Haworthia reinwardtii Haw.
Haworthia reinwardtii var. reinwardtii, Aloe reinwardtii, Catevala reinwardtii
Haworthia reinwardtii is a small, perennial succulent, with stems growing up to 8 inches (20 cm) tall, with a basal rosette of white-spotted, fleshy leaves arranged in a spiral pattern and racemes of tubular, pinkish-white flowers in spring. The plant spreads to form a mat, by means of freely-produced offsets, also a convenient means of propagation. It is frequently confused with Haworthia coarctata. However H. reinwardtii has larger, flatter and whiter tubercles on its leaves (those of H. coarctata are smaller, smoother and rounder). H. reinwardtii also has thinner, narrower leaves.
USDA hardiness zones 9b to 11b: from 25 °F (−3.9 °C) to 50 °F (+10 °C).
How to Grow and Care
These succulents are not considered difficult houseplants to grow. If you can keep a pot of Aloe alive on a windowsill, chances are you can do the same with a dish of Haworthia. As with all succulents, the most dangerous situation is too much water. They should never be allowed to sit in water under any circumstances. At the same time, these decorative, little plants can be grown in interesting containers such as tea cups and even miniature baby shoes. If you're given a Haworthia in such a container, make sure the container had adequate drainage.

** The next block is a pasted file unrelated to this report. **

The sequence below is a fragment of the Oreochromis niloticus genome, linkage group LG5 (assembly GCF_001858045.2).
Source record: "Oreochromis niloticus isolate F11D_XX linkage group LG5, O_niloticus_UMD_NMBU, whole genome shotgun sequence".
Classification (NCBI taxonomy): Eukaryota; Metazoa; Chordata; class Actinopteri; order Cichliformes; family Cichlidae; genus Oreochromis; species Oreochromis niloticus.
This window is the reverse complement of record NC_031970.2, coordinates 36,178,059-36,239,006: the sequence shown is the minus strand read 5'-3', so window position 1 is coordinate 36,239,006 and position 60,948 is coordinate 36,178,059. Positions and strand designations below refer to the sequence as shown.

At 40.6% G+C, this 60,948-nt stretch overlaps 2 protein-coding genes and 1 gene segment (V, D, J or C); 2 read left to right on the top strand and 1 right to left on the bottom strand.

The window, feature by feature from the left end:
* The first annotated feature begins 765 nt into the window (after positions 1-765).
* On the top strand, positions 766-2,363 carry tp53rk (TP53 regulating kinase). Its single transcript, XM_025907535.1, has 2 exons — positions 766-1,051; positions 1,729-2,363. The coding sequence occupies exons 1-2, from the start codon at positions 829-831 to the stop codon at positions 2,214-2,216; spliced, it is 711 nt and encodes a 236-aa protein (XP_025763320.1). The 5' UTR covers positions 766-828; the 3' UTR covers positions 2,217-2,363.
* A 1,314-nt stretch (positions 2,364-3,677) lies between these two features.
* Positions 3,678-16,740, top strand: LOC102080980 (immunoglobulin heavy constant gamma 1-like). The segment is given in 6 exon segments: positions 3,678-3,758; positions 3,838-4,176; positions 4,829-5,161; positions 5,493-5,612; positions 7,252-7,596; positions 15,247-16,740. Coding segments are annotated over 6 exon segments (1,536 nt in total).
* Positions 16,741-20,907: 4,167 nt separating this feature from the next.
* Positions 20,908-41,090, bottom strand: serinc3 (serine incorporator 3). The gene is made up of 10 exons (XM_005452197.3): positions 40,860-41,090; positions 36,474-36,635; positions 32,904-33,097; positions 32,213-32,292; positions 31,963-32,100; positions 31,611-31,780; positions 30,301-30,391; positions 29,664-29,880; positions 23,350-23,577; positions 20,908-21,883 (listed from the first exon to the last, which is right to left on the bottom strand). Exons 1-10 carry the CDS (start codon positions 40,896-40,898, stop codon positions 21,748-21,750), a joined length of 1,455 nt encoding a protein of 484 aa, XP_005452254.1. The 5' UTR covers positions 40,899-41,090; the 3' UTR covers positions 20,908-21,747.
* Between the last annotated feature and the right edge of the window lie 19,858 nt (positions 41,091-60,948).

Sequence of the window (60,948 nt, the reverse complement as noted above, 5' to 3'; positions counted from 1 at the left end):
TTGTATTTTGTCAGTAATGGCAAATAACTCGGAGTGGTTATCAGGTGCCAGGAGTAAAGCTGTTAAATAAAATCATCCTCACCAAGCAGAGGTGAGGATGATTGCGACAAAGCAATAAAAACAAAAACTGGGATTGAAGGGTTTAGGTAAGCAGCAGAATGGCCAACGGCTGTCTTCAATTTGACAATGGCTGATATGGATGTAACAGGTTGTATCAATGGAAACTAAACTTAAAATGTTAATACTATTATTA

Haworthias are small, usually remaining between 3 and 5 inches (7.5 cm and 12.5 cm) in height, and relatively slow-growing. They are often grown in small clusters in wide, shallow dishes. Over time, clusters will naturally enlarge as the mother plant sends off small plantlets. When the cluster has outgrown its dish, repot in the spring or early summer into a new wide and shallow dish with fresh potting soil. This is also the time to take offsets for propagation.… – See more at: How to Grow and Care for Haworthia
Haworthia reinwardtii is native to the Eastern Cape Province of South Africa.
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